Living Landscape: San Jacinto River Before Lake Houston and Now
Geologic change happens so slowly, most people won’t live or stay long enough in one place to perceive it. Then something happens to make you crank up the Wayback Machine and look more closely. Yesterday was one of those days for me. The Army Corps announced that it was going to begin dredging part of the West Fork mouth bar area.
That raised the question, “Which part?” That wasn’t announced. So I asked Tim Garfield, retired chief geologist for one of the world’s largest oil companies, what he would do. He felt it was important to re-establish the river’s natural channel. So I asked him where it was. (Spoiler alert: It’s between the mouth bar and Atascocita Point.) But in the process of figuring this out, I learned many more things about the mouth bar and a river I take for granted. I’ll save those for the end.
70 Years of Change on the River
Garfield led me to the Perry-Castañeda Map Collection of Texas Topographic Maps at the UT Library Online. He found this map from 1949 of Moonshine Hill. It’s exactly 70 years old! The 1949 date means we can see where the river was before the dam and lake were built in 1955.
Kingwood, Atascocita and Huffman Before Settlement
This map shows areas that would eventually become Atascocita, Kingwood, and Huffman. It includes the area where the mouth bar has formed between Kings Point and Atascocita Point.
You can tell a lot by looking at this map. You can tell even more when you superimpose it over a satellite view of the area today in Photoshop. Suddenly, you see how the landscape has changed. In fact, it changed so much that I had problems aligning the two images.
Map Superimposed Over Satellite Image At Varying Opacities
However, the county line and 1960 are still in the same location. So I used those as reference points. Then I varied the opacity in the top layer (the old map) so that you could see more and more of the current landscape. At different percentages, you can see how various features have changed over time.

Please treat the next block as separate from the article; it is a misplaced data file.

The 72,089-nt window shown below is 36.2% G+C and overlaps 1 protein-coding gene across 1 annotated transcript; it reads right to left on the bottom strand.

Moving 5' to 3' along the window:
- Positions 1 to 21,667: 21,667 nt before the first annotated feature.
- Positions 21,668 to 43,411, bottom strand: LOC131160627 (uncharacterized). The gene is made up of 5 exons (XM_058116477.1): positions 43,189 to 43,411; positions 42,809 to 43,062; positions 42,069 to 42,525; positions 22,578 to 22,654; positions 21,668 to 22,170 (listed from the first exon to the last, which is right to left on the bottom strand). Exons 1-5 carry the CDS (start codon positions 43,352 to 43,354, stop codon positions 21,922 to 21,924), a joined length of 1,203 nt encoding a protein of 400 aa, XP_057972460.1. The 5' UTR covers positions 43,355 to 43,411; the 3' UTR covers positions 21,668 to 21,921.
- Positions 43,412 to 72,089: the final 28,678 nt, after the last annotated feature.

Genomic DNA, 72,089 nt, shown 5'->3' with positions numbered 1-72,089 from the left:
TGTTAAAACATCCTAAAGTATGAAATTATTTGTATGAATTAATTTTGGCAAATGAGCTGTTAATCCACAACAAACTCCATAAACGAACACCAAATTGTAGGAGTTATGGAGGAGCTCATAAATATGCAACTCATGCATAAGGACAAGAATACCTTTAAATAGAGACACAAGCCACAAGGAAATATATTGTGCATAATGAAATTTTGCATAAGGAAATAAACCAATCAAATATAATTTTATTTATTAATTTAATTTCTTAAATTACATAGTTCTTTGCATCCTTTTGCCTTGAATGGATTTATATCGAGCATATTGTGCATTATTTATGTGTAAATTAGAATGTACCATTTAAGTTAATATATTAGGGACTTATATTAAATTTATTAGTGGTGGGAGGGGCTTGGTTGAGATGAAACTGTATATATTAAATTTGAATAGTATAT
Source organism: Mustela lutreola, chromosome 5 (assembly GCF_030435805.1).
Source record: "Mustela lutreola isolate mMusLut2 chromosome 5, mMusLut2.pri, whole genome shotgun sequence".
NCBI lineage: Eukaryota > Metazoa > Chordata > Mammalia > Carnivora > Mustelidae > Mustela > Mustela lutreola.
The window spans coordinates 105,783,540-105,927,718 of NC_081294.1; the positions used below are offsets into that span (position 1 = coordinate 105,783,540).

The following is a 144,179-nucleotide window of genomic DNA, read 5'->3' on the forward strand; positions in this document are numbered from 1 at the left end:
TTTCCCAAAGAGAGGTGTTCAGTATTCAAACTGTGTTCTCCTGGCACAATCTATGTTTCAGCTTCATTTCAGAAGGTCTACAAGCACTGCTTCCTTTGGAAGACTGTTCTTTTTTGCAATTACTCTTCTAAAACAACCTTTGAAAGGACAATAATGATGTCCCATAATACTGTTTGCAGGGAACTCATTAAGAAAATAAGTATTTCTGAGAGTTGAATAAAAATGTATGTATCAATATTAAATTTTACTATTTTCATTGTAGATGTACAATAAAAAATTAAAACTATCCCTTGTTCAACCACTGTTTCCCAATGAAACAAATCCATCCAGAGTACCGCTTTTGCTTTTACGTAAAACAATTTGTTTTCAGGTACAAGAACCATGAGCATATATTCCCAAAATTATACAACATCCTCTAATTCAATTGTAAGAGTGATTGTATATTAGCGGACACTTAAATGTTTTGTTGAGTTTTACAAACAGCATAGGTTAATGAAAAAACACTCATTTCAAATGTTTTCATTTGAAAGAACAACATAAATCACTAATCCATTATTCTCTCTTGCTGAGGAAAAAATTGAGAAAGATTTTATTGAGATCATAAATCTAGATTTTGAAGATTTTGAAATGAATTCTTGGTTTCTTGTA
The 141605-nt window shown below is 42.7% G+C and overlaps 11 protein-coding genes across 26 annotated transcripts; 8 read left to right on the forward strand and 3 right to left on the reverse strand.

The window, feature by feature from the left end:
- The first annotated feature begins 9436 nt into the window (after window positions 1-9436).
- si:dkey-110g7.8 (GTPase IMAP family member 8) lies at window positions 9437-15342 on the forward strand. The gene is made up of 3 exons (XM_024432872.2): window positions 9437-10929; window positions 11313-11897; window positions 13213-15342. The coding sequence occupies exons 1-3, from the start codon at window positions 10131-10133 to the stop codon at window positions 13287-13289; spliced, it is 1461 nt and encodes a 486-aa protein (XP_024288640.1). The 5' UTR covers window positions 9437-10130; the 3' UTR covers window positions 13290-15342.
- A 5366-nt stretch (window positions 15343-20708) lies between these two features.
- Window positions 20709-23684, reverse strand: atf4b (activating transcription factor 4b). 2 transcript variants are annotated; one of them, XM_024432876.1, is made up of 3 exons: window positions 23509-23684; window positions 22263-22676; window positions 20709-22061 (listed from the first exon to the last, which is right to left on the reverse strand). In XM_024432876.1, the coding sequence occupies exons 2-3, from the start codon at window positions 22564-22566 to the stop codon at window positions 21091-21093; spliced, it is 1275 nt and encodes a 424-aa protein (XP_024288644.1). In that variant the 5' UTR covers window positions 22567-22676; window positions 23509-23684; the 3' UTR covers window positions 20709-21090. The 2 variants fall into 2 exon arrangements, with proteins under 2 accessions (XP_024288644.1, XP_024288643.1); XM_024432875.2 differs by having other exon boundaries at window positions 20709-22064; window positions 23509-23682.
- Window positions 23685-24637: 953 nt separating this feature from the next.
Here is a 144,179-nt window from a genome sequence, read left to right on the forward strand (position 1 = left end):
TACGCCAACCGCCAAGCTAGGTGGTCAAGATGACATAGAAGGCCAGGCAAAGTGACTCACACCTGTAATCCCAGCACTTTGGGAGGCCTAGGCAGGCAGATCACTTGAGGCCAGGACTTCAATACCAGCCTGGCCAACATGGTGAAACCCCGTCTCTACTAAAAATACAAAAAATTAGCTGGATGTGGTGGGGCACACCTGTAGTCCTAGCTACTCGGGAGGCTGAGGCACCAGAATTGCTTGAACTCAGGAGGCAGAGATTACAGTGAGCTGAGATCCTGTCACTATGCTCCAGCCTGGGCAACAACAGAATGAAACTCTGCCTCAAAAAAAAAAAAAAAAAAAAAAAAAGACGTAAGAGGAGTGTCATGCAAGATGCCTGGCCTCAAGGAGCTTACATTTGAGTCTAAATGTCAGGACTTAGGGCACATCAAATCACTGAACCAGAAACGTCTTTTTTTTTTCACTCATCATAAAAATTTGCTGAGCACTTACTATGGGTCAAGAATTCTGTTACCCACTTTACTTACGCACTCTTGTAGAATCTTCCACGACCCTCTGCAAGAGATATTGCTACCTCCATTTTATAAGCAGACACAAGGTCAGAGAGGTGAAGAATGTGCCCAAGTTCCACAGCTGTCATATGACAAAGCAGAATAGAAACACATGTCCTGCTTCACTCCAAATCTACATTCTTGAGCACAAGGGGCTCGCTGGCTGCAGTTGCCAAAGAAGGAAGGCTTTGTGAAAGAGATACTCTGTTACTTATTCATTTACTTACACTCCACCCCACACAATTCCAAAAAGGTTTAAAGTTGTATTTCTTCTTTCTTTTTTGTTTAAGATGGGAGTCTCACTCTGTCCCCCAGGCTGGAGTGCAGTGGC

Here’s what the sequence looks like starting with 1949 and today. I started by cropping tighter on the area of interest, the West Fork where the Corps is dredging. I include several different opacity ratios because some changes become more apparent at one ratio than another.
Most Visible Changes
Starting from the left:
- In the 33/67 image, notice how the river once meandered near US59 and how much further south it was.
- In the 50/50 image, notice how much of the Romerica land was swamp in 1949…and still is.
- In the 75/25 image, notice how much the river migrated north just north of Kings River estates.
- In the 25/75 image, notice how much area the lake claimed.
- In the 33/67 image, notice how far north the river has shifted under the West Lake Houston Parkway bridge.
- In the 33/67 image, notice how Atascocita Point has grown past the relict channel.
- In the 60/40 image, notice how the mouth bar grew at the confluence of a relict stream bed within the lake and the relict channel of the West Fork. You can also see this pretty clearly in the 25/75 image.
- In the 25/75 image, notice how the relict West Fork channel used to hug Atascocita Shores.
This image shows locations referenced above for those who may not be familiar with them.
Do you see other things that I did not? Please let me know through the contact form on this web site.
As the dredging program moves forward, these maps may also help inform dredging strategy. Stay tuned.
Posted by Bob Rehak on 6/13/2019
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